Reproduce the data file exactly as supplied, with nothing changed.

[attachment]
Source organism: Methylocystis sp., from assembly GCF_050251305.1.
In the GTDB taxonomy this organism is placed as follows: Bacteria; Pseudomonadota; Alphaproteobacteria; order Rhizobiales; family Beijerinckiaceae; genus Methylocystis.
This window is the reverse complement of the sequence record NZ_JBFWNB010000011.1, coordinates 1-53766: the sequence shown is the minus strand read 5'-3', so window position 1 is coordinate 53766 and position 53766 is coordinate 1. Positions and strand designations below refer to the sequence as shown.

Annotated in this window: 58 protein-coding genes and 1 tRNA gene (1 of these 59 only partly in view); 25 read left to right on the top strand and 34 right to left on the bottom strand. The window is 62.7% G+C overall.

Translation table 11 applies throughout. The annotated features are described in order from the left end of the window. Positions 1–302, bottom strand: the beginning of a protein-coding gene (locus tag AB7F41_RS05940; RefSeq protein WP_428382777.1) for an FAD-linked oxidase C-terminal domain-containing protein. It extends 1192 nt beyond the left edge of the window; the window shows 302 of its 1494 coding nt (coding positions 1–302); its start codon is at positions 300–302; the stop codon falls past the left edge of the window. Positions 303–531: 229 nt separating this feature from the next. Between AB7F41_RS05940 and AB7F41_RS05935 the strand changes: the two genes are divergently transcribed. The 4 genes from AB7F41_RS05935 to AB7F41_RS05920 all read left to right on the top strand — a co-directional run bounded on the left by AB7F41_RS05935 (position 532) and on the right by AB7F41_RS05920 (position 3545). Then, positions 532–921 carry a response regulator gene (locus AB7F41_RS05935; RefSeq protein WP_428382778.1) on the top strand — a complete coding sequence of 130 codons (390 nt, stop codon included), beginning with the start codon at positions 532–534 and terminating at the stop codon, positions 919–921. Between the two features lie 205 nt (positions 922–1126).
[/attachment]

Source organism: Methylocystis sp., from assembly GCF_050251305.1.
In the GTDB taxonomy this organism is placed as follows: Bacteria; Pseudomonadota; Alphaproteobacteria; order Rhizobiales; family Beijerinckiaceae; genus Methylocystis.
This window is the reverse complement of the sequence record NZ_JBFWNB010000011.1, coordinates 1-53766: the sequence shown is the minus strand read 5'-3', so window position 1 is coordinate 53766 and position 53766 is coordinate 1. Positions and strand designations below refer to the sequence as shown.

Annotated in this window: 58 protein-coding genes and 1 tRNA gene (1 of these 59 only partly in view); 25 read left to right on the top strand and 34 right to left on the bottom strand. The window is 62.7% G+C overall.

Translation table 11 applies throughout. The annotated features are described in order from the left end of the window. Positions 1–302, bottom strand: the beginning of a protein-coding gene (locus tag AB7F41_RS05940; RefSeq protein WP_428382777.1) for an FAD-linked oxidase C-terminal domain-containing protein. It extends 1192 nt beyond the left edge of the window; the window shows 302 of its 1494 coding nt (coding positions 1–302); its start codon is at positions 300–302; the stop codon falls past the left edge of the window. Positions 303–531: 229 nt separating this feature from the next. Between AB7F41_RS05940 and AB7F41_RS05935 the strand changes: the two genes are divergently transcribed. The 4 genes from AB7F41_RS05935 to AB7F41_RS05920 all read left to right on the top strand — a co-directional run bounded on the left by AB7F41_RS05935 (position 532) and on the right by AB7F41_RS05920 (position 3545). Then, positions 532–921 carry a response regulator gene (locus AB7F41_RS05935; RefSeq protein WP_428382778.1) on the top strand — a complete coding sequence of 130 codons (390 nt, stop codon included), beginning with the start codon at positions 532–534 and terminating at the stop codon, positions 919–921. Between the two features lie 205 nt (positions 922–1126).